Agriculture has disrupted the planet more than anything we have ever done, including burning fossil fuels. A sustainable future depends on recognizing this fact — and radically changing the way we farm and eat.
As people respond to the shock of the pandemic, it’s interesting to hear their perspectives about pre-pandemic days.
In the food industry, we have a trade show called “Expo West.” It’s been happening for over 30 years, and it’s size is massive, with over 80,000 attendees and over 5,000 companies presenting. This year, many commented that “the show has lost its soul.” Others were totally and completely jazzed, a real bifurcation.
“America, less than 1% of our farmland is organic….” Not enough Americans know this. With over 911 millions farmable acres in the United States, less than 1% of those acres are organic. So while 80% of us are now eating something organic, and 75% of grocery store categories now carry something organic, less than 1%…
A growing number of companies from Danone to General Mills are recognizing that the sustainability of their supply chain does not meet the needs of 21st century families.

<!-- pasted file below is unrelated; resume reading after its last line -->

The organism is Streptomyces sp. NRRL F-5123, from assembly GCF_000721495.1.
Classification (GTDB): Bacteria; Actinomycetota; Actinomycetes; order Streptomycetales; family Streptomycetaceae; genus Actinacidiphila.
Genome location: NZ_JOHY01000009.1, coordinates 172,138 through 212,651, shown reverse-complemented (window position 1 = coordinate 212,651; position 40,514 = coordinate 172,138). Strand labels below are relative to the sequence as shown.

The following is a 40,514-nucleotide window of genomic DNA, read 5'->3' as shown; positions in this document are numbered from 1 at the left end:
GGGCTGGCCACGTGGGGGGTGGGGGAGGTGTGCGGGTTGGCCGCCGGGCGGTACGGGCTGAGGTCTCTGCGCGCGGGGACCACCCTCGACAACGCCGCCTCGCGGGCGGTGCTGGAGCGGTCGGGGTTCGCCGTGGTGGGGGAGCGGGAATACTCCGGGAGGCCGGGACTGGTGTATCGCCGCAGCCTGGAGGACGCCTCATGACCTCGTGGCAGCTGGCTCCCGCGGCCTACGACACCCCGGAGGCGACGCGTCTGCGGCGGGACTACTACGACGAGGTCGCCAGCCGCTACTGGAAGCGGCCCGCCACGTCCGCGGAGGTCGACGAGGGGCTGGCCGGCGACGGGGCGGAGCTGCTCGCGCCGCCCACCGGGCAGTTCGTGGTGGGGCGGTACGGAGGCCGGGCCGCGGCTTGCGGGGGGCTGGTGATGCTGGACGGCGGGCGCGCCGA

It’s becoming increasingly obvious that our global food system needs restructuring. Nine plants account for 2/3 of our global food system. Food security is national security, and if one of those crops gets wiped out, we are vulnerable. But here’s the rub: You can’t fix a broken food system with a broken financial system. And…
50 years ago the USA led the way in regulating pesticides, but research published today in Environmental Health finds that the country is still using many pesticides that are either banned or being phased out in the EU, China and Brazil.
Tim Ryan poses the questions, “Is it important that big agriculture makes a bunch of money? Or that big pharma makes a bunch of money? Or, is it most important that our citizens are healthy?”
A few years ago a group created a fun and engaging parody of Monsanto’s glyphosate from the music of the Beatles, “Yesterday.”
From Karen King, Mt Citra Farm It has been a hell of a year for farmers, and I don’t mean that in a good way. A study released last year by the Center for Disease Control and Prevention (CDC) suggested that male farmers in 17 states took their lives at a rate two times higher than…